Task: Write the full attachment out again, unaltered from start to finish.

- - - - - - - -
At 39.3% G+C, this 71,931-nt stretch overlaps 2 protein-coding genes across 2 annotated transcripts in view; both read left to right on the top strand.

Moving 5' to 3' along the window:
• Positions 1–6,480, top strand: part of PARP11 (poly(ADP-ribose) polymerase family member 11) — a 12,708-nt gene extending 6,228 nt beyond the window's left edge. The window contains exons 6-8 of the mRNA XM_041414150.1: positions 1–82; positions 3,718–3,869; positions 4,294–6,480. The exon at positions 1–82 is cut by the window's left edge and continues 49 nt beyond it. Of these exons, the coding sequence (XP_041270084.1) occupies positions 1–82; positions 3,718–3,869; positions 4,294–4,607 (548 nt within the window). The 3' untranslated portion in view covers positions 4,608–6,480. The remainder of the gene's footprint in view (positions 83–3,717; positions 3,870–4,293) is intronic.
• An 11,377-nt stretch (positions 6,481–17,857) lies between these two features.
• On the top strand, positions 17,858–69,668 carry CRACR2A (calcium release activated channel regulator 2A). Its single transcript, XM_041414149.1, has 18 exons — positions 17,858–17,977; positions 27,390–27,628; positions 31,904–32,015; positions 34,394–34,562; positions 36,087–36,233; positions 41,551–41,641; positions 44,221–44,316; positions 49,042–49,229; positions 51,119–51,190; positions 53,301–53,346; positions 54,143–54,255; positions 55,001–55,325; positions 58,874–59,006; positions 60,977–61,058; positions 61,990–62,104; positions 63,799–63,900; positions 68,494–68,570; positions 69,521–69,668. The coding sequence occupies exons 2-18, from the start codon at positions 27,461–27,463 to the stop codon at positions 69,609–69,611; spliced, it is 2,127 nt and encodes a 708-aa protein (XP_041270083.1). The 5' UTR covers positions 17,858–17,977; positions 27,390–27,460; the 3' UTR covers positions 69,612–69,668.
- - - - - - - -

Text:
At 39.3% G+C, this 71,931-nt stretch overlaps 2 protein-coding genes across 2 annotated transcripts in view; both read left to right on the top strand.

Moving 5' to 3' along the window:
• Positions 1–6,480, top strand: part of PARP11 (poly(ADP-ribose) polymerase family member 11) — a 12,708-nt gene extending 6,228 nt beyond the window's left edge. The window contains exons 6-8 of the mRNA XM_041414150.1: positions 1–82; positions 3,718–3,869; positions 4,294–6,480. The exon at positions 1–82 is cut by the window's left edge and continues 49 nt beyond it. Of these exons, the coding sequence (XP_041270084.1) occupies positions 1–82; positions 3,718–3,869; positions 4,294–4,607 (548 nt within the window). The 3' untranslated portion in view covers positions 4,608–6,480. The remainder of the gene's footprint in view (positions 83–3,717; positions 3,870–4,293) is intronic.
• An 11,377-nt stretch (positions 6,481–17,857) lies between these two features.
• On the top strand, positions 17,858–69,668 carry CRACR2A (calcium release activated channel regulator 2A). Its single transcript, XM_041414149.1, has 18 exons — positions 17,858–17,977; positions 27,390–27,628; positions 31,904–32,015; positions 34,394–34,562; positions 36,087–36,233; positions 41,551–41,641; positions 44,221–44,316; positions 49,042–49,229; positions 51,119–51,190; positions 53,301–53,346; positions 54,143–54,255; positions 55,001–55,325; positions 58,874–59,006; positions 60,977–61,058; positions 61,990–62,104; positions 63,799–63,900; positions 68,494–68,570; positions 69,521–69,668. The coding sequence occupies exons 2-18, from the start codon at positions 27,461–27,463 to the stop codon at positions 69,609–69,611; spliced, it is 2,127 nt and encodes a 708-aa protein (XP_041270083.1). The 5' UTR covers positions 17,858–17,977; positions 27,390–27,460; the 3' UTR covers positions 69,612–69,668.